Class calls filling the empty lakes of cracked asphalt that are the staging lanes with highly polished race cars representing every decade from the 20s – that would be the 1920s – to once showroom fresh 2006 models, but those ‘06ers bear as much resemblance to a real car as does Ron Capps’ Charger Funny Car to the real thing.
It’s wide-eyed youngsters clutching the hands of moms thinking “not my kid” as they watch daredevil motorcycle stunt riders do insane flips 30 feet above their heads. It’s a plastic bag full of product catalogs, hero cards and souvenir T-shirts being carefully held against his chest as its owner jumps up yet again to cheer for Warren Johnson from the top row of the grandstands. It’s a harried and weary aftermarket rep answering the same question about his company’s new valve covers for the two thousandth time. It’s a six year old, tongue in the corner of his mouth in concentration as he tries to toss a rubber ball into a tire target during an oildown so he can earn a T-shirt prize too big to even fit his father.
It’s alcohol and nitro-fueled dragsters and Funny Cars considered sportsman racers in the rulebook, but appearing – and running – so darn hard that they’ve earned professional status from the fans, many with colorful monikers rather than sanitized corporate affiliations.
It’s a pressroom jammed to overflowing with writers representing a wide spectrum of the media, from newspapers and magazines to web sites like this one. And off in the distance an equally crowded ORP round track pressroom filled with tirelessly working team PR people, men and women who produce a significant amount of publicity for drag racing. You wouldn’t know them if you saw them, assuming the uniform shirts many wear to have been purchased from the souvenir trailers, but you could tell they were there by the crowded balcony of the round track’s back “porch” whenever the pros ran.
The daily “jump-in” by the skydiver who carries the American flag under his POWERade parachute canopy to rousing applause. It’s a sight to behold. He drops like a stone, flairs out and lands like a feather, never losing his feet. Try as one might, it’s impossible not to cheer at his arrival.
It’s dirt encrusted men and women in blue shirts constantly scraping and cleaning the racing surface so the drivers can put on a great show for an appreciative crowd. It’s the smell of nitro mixed with the equally intoxicating flavors of fried sausage sandwiches and corndogs.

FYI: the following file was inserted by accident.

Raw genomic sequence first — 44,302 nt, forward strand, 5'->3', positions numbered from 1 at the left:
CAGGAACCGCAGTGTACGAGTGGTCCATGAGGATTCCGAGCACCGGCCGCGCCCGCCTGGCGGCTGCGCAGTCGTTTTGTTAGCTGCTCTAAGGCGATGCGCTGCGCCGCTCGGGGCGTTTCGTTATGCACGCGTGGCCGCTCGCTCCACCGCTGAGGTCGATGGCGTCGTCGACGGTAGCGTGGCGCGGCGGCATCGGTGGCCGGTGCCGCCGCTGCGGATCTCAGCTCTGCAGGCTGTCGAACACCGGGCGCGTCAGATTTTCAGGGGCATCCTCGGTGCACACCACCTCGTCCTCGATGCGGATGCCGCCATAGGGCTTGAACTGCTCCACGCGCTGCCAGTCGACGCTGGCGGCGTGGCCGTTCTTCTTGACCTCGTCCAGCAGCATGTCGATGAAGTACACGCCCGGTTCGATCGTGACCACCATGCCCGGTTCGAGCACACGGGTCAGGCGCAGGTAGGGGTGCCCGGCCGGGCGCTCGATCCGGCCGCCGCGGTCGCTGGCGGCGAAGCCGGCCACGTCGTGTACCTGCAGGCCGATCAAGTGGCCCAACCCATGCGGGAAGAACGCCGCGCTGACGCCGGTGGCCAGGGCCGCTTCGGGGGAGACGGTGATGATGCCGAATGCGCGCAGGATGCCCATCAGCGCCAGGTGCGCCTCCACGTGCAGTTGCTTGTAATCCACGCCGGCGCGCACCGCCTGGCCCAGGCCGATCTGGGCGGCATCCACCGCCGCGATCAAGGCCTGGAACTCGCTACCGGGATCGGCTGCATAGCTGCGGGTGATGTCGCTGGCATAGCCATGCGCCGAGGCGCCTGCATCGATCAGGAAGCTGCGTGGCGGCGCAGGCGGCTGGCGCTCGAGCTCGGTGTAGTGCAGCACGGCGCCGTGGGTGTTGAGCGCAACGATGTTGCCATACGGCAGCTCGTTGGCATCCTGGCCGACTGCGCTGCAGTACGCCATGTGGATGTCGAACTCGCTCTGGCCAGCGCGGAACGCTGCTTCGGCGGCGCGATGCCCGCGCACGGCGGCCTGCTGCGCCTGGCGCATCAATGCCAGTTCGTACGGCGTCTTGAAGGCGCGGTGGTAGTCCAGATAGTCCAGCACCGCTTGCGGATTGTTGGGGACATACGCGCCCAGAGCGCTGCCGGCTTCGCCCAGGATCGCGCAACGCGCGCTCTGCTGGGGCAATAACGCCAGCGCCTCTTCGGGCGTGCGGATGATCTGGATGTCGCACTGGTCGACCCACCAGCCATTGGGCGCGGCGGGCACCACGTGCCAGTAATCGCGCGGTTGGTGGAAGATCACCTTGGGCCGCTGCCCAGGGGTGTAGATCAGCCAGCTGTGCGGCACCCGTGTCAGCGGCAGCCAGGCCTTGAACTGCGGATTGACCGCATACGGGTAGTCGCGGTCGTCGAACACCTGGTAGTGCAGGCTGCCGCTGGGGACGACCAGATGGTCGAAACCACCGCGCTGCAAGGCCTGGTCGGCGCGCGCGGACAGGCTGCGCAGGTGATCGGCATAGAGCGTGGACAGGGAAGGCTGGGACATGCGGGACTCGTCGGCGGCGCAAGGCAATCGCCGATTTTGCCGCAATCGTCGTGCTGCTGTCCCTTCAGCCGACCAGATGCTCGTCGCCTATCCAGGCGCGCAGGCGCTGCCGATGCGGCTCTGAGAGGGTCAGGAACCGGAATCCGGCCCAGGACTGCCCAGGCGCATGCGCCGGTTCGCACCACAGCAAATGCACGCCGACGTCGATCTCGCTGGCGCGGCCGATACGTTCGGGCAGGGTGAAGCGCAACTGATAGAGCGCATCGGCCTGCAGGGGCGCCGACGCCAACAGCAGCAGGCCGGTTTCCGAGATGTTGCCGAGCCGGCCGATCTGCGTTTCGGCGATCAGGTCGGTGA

It’s an over-the-top John Force showing the crowd his hundred grand for winning the Skoal Showdown. It’s NHRA president Tom Compton welcoming executives from the sport’s sponsors as their special events commence. It’s those Harley guys celebrating yet another Ringers Gloves Pro Bike Battle victory. It’s fans hushing themselves so Dave Reiff can do a pitside interview for ESPN. It’s Alan Reinhart saying into the radio clipped to his collar at the finish line, “I’ve got Anderson, I’ve got Anderson” so they can cut the PA to him for a quickie interview. It’s Garry Gerould consulting a page full of notes before the next driver arrives so he can ask the “right” questions. It’s photographers jockeying for position as J.R. Todd climbs out of his car, ecstatic at having qualified in a last-gasp effort.
It’s a first round of eliminations so filled with stunning upsets and outrageous numbers that had pari-mutual wagering been taking place an investigation would have been called for.
It’s David Grubnic’s Top Fuel fire and oil spill covering both lanes of the track, and then it’s Ron Krisher’s Cobalt spinning, diving and flipping like a thrill ride gone bad. It’s the constant whoop-whoop-whoop of the Copter Cam as it records the action from above. It’s an incensed crowd booing the decision that Jim Head’s colorful Funny Car has indeed crossed the centerline in the semifinal round and then wildly cheering him as he slowly tows down the return road.
It’s Angelle Sampey’s mascara beginning to run with her tears as she tries to describe the feeling of losing the motorcycle finale to Matt Smith, the winner for the second straight year, but this time for real. It’s Brandon Bernstein climbing out after the last Top Fuel race, glancing back at his oil-encrusted engine and stating the obvious: “It blew up,” as Tony Schumacher is mobbed in the background, and it’s a depressed Whit Bazemore taking a deep breath before mouthing the politically correct responses after losing to Robert Hight. It’s Greg Anderson pounding the roof of his GTO after a fourth straight Indy win.
It is all of this and so very much more. It is the Mac Tools NHRA U.S. Nationals. It is the greatest, biggest most exciting drag race of any year. It is nothing more, and nothing less than a one word extravaganza. It is Indy.